• Join over 1.2 million students every month
  • Accelerate your learning by 29%
  • Unlimited access from just £6.99 per month

Do Youth Subcultures Within our Schools Aid Social Class Replication?

Extracts from this document...


COURSEWORK Do Youth Subcultures Within our Schools Aid Social Class Replication? Aim To investigate the existence and influence over social class replication of youth subcultures, concentrating on commonly accepted groups. The study will focus on 'townies' and 'greebos' and key stage three of the school system. From a sociological point of view it is a relevant topic, as there has been limited research done in recent years, and I wish to follow on from work such as Cohen and Clarke's study of 'skinheads'. Youth culture is an important factor in the socialization of young people, and if it influences class replication then its repercussions affect society as a whole. Personally, I have experienced youth subculture and consequently have the advantage of inside knowledge on which to base my study, and interest in the topic. WORD COUNT 122 Context and Concept I am using an article from 'The Independent' Education section from 31st October 2002 as one of my contexts. It describes how tribal youth subcultures are dividing schools, primarily 'townies' and 'grungers'- a regional variation of the word 'greebo'. It goes on to give definitions of the types, and is based on the author's personal experience and knowledge gained through her own children. It raises the issue of class- the townies are predominantly working class and misbehave, the greebos middle class and hard working. ...read more.


They would say that youth subcultures such as 'greebos' give youth a sense of identity, status and belonging, which they do not receive within the family during this period of transition. Therefore, they do nothing to maintain or replicate class structure and capitalism. WORD COUNT 491 Main Research Method and Reasons The population will be made up of all school children in England in Key Stage three of the school system. They are already in a sampling frame, divided by LEAs, and then individual schools. Semi stratified sampling will be used, one school will be chosen from each LEA at random, and then all children in the relevant years in that school will be used. Closed question questionnaires will be used to collect the data in this explanatory survey. One theoretical reason for this is because they will collect quantifiable data, a Positivist approach, which is more useful in this case. This can be proved on the grounds of reliability; quantifiable data allows the research to be repeated and the results compared so as to check for bias. Quantifiable data also provides the opportunity for generalisation from a sample, as the data can be compared and contrasted, and this is essential when investigating this aim. Quantifiable data also increases validity; as the person writing the questionnaire asks all the questions without input from the candidate then they should get the information back that they need to answer their original aim, although this does also raise the issue of the imposition problem mentioned later. ...read more.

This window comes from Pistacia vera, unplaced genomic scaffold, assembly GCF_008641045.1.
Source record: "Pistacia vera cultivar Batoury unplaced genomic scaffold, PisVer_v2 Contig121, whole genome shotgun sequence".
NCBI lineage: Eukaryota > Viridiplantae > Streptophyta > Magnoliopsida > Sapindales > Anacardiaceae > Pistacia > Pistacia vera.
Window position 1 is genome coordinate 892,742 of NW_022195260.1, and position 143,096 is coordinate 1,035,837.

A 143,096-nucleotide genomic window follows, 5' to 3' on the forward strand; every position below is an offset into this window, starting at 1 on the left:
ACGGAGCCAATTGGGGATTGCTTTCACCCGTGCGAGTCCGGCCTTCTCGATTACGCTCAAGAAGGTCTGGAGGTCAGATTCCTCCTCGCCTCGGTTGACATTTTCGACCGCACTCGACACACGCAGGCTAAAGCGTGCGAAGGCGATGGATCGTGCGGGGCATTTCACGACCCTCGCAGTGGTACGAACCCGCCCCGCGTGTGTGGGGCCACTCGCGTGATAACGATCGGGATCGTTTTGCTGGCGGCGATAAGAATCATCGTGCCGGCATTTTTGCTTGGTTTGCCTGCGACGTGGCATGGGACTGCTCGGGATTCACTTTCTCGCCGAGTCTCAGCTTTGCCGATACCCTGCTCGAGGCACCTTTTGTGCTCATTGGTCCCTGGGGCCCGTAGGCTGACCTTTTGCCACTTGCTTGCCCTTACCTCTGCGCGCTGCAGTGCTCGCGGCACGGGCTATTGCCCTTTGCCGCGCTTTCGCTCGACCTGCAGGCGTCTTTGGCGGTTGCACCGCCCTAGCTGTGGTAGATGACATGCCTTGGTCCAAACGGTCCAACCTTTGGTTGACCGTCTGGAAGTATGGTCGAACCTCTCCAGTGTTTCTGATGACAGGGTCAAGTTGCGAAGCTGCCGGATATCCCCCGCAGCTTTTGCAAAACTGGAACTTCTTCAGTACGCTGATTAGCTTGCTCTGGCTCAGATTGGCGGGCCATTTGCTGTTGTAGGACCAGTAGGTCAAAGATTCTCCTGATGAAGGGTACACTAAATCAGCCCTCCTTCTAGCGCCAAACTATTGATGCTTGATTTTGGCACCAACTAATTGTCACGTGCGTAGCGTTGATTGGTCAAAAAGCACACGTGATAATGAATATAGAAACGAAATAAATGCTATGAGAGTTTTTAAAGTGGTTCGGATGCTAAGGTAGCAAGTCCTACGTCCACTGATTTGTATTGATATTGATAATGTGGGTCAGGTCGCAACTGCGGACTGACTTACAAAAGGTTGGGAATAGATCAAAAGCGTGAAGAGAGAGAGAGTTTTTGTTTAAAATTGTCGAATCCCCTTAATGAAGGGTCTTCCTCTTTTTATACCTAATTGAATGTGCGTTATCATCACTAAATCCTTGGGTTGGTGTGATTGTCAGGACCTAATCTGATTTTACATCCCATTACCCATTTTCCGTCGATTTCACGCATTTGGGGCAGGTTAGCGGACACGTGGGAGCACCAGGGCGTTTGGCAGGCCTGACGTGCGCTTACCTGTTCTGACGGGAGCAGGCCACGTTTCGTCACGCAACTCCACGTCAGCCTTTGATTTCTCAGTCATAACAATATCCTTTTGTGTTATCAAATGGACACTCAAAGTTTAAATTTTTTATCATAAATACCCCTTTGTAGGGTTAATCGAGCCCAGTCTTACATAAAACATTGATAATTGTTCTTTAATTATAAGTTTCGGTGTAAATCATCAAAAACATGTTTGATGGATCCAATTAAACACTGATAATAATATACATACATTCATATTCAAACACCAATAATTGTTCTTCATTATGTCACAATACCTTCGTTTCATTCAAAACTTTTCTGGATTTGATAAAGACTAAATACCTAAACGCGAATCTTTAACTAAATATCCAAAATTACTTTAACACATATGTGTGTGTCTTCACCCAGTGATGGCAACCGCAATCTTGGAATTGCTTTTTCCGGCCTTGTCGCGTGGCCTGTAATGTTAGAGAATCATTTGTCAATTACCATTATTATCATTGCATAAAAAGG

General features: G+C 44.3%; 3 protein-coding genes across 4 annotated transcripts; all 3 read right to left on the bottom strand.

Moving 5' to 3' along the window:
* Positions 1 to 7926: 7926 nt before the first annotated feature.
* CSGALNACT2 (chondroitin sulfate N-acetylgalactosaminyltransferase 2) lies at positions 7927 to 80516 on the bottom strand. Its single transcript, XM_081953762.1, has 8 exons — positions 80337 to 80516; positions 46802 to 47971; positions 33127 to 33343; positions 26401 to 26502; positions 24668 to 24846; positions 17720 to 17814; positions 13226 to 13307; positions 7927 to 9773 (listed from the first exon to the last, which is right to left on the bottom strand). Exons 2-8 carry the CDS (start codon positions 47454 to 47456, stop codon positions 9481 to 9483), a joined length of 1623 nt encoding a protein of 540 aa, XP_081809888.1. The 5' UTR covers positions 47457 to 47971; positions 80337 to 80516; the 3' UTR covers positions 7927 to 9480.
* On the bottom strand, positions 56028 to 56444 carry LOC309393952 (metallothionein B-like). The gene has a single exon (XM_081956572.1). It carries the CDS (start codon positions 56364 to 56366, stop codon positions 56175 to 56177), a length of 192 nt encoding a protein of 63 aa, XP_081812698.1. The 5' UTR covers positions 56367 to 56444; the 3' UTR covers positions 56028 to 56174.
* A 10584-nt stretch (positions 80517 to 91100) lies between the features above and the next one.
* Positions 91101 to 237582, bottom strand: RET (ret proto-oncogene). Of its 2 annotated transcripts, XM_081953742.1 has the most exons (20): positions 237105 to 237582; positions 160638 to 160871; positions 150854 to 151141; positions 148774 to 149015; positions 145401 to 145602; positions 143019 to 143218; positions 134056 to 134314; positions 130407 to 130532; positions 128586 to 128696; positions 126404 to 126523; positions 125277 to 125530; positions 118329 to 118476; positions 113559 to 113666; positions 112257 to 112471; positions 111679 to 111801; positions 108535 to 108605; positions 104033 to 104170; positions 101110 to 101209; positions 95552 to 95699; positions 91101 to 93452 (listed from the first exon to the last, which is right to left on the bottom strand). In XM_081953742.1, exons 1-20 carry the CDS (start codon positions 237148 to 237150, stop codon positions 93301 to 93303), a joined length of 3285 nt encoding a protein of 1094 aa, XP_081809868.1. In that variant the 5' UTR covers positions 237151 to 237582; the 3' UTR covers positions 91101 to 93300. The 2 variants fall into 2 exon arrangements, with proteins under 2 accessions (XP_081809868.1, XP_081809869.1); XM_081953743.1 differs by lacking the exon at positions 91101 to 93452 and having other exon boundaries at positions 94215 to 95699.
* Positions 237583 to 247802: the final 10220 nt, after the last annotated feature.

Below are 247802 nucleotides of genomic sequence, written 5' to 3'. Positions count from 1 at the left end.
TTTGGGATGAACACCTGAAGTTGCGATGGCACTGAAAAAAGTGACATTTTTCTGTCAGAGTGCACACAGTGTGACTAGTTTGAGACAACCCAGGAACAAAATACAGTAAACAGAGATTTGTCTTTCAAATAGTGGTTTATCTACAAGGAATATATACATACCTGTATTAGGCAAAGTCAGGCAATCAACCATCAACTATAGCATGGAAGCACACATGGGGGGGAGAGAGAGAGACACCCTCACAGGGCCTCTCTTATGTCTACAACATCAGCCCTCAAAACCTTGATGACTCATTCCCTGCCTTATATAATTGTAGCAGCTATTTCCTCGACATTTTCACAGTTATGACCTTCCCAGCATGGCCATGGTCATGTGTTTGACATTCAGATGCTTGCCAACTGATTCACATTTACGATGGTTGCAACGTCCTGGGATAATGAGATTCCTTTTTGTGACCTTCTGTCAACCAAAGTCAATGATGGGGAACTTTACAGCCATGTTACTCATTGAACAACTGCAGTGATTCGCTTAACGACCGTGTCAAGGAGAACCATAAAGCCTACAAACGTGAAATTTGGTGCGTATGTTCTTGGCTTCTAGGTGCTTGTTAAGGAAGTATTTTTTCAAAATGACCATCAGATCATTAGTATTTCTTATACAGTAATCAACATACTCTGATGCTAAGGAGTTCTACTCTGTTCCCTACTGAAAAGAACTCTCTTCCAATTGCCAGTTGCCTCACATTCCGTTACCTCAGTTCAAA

There is no way of knowing if they were completed individually, or whether questions were discussed, which would taint the responses. There is also no way of knowing if the right person filled in the questionnaire, and whether they took it seriously. There is the ethical issue of using children under 16. It may be necessary to seek parental permission, and this would be timely and inconvenient, and could again alter the response rate and damage the quality of representation of the sample. Question design is another practical matter to be considered. It can be difficult to create a questionnaire that is free from leading and ambiguous questions. This would lead to bias and the undermining of objectivity. There is also the theoretical issue, the imposition problem. The writer is imposing their questions on the candidate, meaning they are in way directing the candidate, undermining objectivity and validity. Theoretically, Interpretivists would argue that methods such as unstructured interviews and observation are vastly superior to questionnaires, as they uncover meanings behind actions rather then just establishing the facts, and they emphasise validity. This is because these methods attempt to look at the situation through the eyes of the people themselves, verstehen, and let them speak for themselves about what they see as important and useful. Questionnaires do not take into account the fact that whilst people may share the same views, there reasons for doing so may be totally different. WORD COUNT 348 TOTAL WORD COUNT 1,412 Kate Collier 10/05/2007 Lynn Heath Coursework Page - 1 - ...read more.